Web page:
The Communist Party has continuously harassed and persecuted rights lawyers over the last decade or so since the onset of the rights defense movement—a movement in which citizens have sought justice through legal means—except that the situation has steadily gotten worse, and we are now at the nadir.

We have all cause to believe the following: that this nationwide suppression of rights lawyers was an organized, premeditated act by the Communist Party to purge and eliminate the rights defense profession. … [End Page 185]

Given the involvement of so many organs of the state in the crack-down, as well as its national scope, it’s clear that this attack is not limited to lawyers, but that it is a declaration of war upon China’s entire civil society. It’s no series of accidents, but the result of a carefully-engineered, long term plan. …

We also wish to issue an alert and an appeal to the international community: a regime that abuses its own people domestically will not live up to its promises abroad. As China’s internal contradictions continue to escalate, and the Party is unable to manipulate public opinion, it’s likely that the flag of populism will be hoisted to deceive the people, stirring up extreme nationalist sentiment. This will inevitably become a threat to global peace and stability.

To governments and organizations around the world, we make this request: Monitor closely the abuses of human rights of the Chinese government, and speak out in support of the persecuted and those who defend them!

On August 29, relatives of the recently disappeared lawyers and activists wrote an open letter to Guo Shengkun, China’s public security minister, calling for observance of the rule of law by security forces. Excerpts from this letter appear below:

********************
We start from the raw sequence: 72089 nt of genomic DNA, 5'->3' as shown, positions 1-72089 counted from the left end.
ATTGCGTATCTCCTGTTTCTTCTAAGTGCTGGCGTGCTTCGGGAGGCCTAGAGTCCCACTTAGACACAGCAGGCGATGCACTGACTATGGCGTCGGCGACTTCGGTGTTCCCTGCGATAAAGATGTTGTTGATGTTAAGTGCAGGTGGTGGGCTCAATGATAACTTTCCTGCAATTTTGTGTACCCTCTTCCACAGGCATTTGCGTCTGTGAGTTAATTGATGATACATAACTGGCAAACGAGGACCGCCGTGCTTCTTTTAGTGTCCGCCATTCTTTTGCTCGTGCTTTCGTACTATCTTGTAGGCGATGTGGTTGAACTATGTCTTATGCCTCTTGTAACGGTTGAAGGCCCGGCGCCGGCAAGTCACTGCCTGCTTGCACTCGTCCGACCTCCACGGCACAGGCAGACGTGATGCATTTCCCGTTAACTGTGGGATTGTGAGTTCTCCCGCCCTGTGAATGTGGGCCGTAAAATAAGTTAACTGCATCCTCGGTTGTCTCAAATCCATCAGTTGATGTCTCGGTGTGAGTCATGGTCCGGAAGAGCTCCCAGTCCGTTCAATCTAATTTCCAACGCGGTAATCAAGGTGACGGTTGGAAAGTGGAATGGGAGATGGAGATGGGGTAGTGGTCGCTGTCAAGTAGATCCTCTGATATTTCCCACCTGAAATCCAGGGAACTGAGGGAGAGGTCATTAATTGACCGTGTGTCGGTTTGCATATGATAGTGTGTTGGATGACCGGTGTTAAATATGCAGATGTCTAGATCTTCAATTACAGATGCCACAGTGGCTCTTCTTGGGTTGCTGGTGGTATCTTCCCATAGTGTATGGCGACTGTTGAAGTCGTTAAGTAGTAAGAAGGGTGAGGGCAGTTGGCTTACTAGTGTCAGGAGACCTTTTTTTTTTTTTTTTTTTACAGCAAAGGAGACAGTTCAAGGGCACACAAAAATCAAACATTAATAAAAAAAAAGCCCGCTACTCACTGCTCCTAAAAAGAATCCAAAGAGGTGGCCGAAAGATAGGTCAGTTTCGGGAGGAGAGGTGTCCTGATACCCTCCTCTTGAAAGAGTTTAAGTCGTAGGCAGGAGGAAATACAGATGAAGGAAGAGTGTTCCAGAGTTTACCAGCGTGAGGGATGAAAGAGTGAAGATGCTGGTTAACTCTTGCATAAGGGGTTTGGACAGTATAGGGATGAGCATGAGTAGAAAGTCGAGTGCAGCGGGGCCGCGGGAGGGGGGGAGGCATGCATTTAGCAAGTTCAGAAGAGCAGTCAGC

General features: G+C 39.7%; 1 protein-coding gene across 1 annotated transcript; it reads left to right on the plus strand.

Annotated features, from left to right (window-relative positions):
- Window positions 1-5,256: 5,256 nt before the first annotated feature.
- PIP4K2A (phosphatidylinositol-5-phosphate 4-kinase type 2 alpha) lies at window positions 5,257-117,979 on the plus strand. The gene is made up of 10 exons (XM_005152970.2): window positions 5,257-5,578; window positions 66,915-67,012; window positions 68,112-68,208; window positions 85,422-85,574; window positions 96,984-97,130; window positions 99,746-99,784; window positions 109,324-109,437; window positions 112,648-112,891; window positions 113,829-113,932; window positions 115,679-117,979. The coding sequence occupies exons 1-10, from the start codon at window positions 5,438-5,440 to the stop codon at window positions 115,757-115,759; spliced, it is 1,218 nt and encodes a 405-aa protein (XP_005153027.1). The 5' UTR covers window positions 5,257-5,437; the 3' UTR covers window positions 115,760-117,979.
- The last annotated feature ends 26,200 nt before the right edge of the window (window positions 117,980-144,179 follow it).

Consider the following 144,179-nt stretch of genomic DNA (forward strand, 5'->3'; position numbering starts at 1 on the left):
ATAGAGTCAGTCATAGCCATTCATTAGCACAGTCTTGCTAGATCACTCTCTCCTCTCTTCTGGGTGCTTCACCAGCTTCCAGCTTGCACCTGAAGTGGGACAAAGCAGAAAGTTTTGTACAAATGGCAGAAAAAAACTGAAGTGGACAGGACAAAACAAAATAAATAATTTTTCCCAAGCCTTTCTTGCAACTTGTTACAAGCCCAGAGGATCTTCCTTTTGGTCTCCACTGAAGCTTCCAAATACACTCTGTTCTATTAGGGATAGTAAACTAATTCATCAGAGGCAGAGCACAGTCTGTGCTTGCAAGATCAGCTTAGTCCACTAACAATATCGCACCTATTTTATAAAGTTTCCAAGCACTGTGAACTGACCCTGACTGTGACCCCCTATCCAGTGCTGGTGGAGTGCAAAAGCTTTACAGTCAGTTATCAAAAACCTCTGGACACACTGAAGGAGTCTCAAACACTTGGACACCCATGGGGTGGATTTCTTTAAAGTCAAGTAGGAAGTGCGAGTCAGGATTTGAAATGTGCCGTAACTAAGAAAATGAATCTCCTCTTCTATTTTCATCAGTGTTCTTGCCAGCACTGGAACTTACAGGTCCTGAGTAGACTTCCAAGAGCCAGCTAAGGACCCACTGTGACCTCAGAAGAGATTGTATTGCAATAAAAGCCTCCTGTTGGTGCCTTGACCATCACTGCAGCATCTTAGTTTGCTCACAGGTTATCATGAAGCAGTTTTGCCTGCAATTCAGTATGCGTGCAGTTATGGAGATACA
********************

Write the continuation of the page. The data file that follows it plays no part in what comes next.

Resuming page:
Since July 9th, our loved ones have been disappeared, and they include 17 lawyers, their assistants, and law firm staffers, as well as 6 rights defenders. Their disappearances all followed the same pattern: the people who took them away, either in Beijing or Tianjin, claimed that they were “Tianjin police.” They were taken away for allegedly “provoking disturbances” or merely for “committing a crime” without any specifics; and following their forced disappearance we have had a hard time to get them lawyers. Lawyers who expressed a desire to represent them were visited by security police who threatened them against any involvement. …

In short, 23 PRC citizens have been disappeared, some for as long as 50 days by now, and the public security apparatus you head have had no intention to honor our lawful rights to information.

Why? Since China has been flaunting “governing the country according to the law,” we wonder: Is the law the government acts on the same as the promulgated law? Words fail to express our anxiety and helplessness. …

Even though China has long ratified the United Nations Convention Against Torture, we have little faith that the law will protect the safety of our loved ones when the authorities would not even acknowledge their whereabouts.

Such fear and panic do not beset these lawyers and their families only; they beset the entire Chinese society. We look forward to the public security system observing the law when handling cases. [End Page 186]


Copyright © 2015 National Endowment for Democracy and Johns Hopkins University Press